Everton have lost £265million in three years but owner Farhad Moshiri is laser-focused on the top-four — and his strategy might pay off.
That is according to new Football Insider columnist and author of The Price of Football Kieran Maguire, speaking exclusively to correspondent Adam Williams after Everton announced losses of £139.9million over the last financial year.
£67.3m of this was lost due to pandemic-related revenue issues, whilst £67.38m was also shelled out in transfer fees.
Maguire says Everton’s spend-happy approach is a long-term strategy ahead of their proposed stadium move, with the club’s hierarchy intent on regular Champions League football thereafter.
“It’s not sustainable. It is investing, with a view to being in a position when they can move to the new stadium and have a team that can sell it out,” he told Football Insider.
“I don’t think that would have been too much of a problem anyway, but they will also then be more competitive in terms of challenging for the top four. That’s Moshiri’s objective.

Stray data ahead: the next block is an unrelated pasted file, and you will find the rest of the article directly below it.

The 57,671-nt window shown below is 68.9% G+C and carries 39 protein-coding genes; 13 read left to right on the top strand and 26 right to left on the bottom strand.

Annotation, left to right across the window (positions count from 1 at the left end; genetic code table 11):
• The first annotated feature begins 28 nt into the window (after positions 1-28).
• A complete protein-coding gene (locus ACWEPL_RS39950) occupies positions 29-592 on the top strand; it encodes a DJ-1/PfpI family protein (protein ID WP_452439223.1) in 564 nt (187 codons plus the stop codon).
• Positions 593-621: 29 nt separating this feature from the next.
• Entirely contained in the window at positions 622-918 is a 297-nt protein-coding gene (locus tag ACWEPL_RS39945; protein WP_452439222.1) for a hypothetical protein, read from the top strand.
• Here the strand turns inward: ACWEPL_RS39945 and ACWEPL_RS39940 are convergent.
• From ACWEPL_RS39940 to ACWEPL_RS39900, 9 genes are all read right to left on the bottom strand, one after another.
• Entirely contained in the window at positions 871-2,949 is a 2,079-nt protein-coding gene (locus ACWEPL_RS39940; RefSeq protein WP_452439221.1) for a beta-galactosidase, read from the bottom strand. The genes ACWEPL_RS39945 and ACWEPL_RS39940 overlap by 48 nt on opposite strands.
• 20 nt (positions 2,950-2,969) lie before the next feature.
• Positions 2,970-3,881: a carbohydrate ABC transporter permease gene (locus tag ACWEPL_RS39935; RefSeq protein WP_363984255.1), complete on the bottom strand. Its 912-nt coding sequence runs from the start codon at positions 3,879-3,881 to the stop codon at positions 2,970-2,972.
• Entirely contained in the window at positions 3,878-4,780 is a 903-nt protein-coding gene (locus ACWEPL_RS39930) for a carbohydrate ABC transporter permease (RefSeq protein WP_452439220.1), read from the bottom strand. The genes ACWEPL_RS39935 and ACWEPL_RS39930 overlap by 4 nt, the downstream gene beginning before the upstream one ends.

“He’s putting huge amounts of money into the club, he’s got close relations with [Alisher] Usmanov who is now sponsoring the training ground and the women’s team. So they clearly want to be challengers to the existing big six. The only way you can do that is to invest large amounts in the squad to increase the quality and the talent.
“But if you take a look at Everton’s matchday income, they normally get around £14-15m a year, whereas you’ve got Manchester United and Spurs getting £110m.
“While it’s quaint, while it’s fantastic from a history and a heritage point of view, Goodison isn’t going to be able to deliver the revenues which Everton will need on a longer-term basis to be competitive with other major clubs in England. That’s the objective of the owner, he wants to break through the glass ceiling which currently exists.”
Everton have now lost £264.8m over the past three financial years.
With the new Bramley-Moore Dock stadium estimated to cost in the region of £700m, the Toffees finances are in a delicate balance.